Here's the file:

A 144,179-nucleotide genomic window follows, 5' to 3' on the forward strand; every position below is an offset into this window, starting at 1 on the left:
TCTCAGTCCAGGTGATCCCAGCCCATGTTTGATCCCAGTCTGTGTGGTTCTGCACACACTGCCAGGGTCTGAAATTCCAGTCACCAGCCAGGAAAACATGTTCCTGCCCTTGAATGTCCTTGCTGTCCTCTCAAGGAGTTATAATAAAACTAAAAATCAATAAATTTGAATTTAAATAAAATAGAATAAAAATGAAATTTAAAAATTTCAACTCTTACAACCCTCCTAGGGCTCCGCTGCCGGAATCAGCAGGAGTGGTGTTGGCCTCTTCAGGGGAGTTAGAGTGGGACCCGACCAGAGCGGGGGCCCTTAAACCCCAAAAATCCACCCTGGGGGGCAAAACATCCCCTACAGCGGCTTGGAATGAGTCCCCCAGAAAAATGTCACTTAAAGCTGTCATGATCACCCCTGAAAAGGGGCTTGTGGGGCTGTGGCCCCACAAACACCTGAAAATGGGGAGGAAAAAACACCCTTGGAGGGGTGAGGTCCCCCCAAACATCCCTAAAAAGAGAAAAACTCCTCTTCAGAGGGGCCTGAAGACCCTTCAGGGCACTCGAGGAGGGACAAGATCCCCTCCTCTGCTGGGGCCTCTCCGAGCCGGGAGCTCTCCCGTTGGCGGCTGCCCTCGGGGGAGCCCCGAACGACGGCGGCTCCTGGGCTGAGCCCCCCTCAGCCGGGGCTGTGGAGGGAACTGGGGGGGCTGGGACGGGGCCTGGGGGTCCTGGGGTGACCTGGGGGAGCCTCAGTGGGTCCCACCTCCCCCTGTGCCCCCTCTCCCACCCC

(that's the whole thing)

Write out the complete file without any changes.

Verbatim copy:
A 144,179-nucleotide genomic window follows, 5' to 3' on the forward strand; every position below is an offset into this window, starting at 1 on the left:
TCTCAGTCCAGGTGATCCCAGCCCATGTTTGATCCCAGTCTGTGTGGTTCTGCACACACTGCCAGGGTCTGAAATTCCAGTCACCAGCCAGGAAAACATGTTCCTGCCCTTGAATGTCCTTGCTGTCCTCTCAAGGAGTTATAATAAAACTAAAAATCAATAAATTTGAATTTAAATAAAATAGAATAAAAATGAAATTTAAAAATTTCAACTCTTACAACCCTCCTAGGGCTCCGCTGCCGGAATCAGCAGGAGTGGTGTTGGCCTCTTCAGGGGAGTTAGAGTGGGACCCGACCAGAGCGGGGGCCCTTAAACCCCAAAAATCCACCCTGGGGGGCAAAACATCCCCTACAGCGGCTTGGAATGAGTCCCCCAGAAAAATGTCACTTAAAGCTGTCATGATCACCCCTGAAAAGGGGCTTGTGGGGCTGTGGCCCCACAAACACCTGAAAATGGGGAGGAAAAAACACCCTTGGAGGGGTGAGGTCCCCCCAAACATCCCTAAAAAGAGAAAAACTCCTCTTCAGAGGGGCCTGAAGACCCTTCAGGGCACTCGAGGAGGGACAAGATCCCCTCCTCTGCTGGGGCCTCTCCGAGCCGGGAGCTCTCCCGTTGGCGGCTGCCCTCGGGGGAGCCCCGAACGACGGCGGCTCCTGGGCTGAGCCCCCCTCAGCCGGGGCTGTGGAGGGAACTGGGGGGGCTGGGACGGGGCCTGGGGGTCCTGGGGTGACCTGGGGGAGCCTCAGTGGGTCCCACCTCCCCCTGTGCCCCCTCTCCCACCCC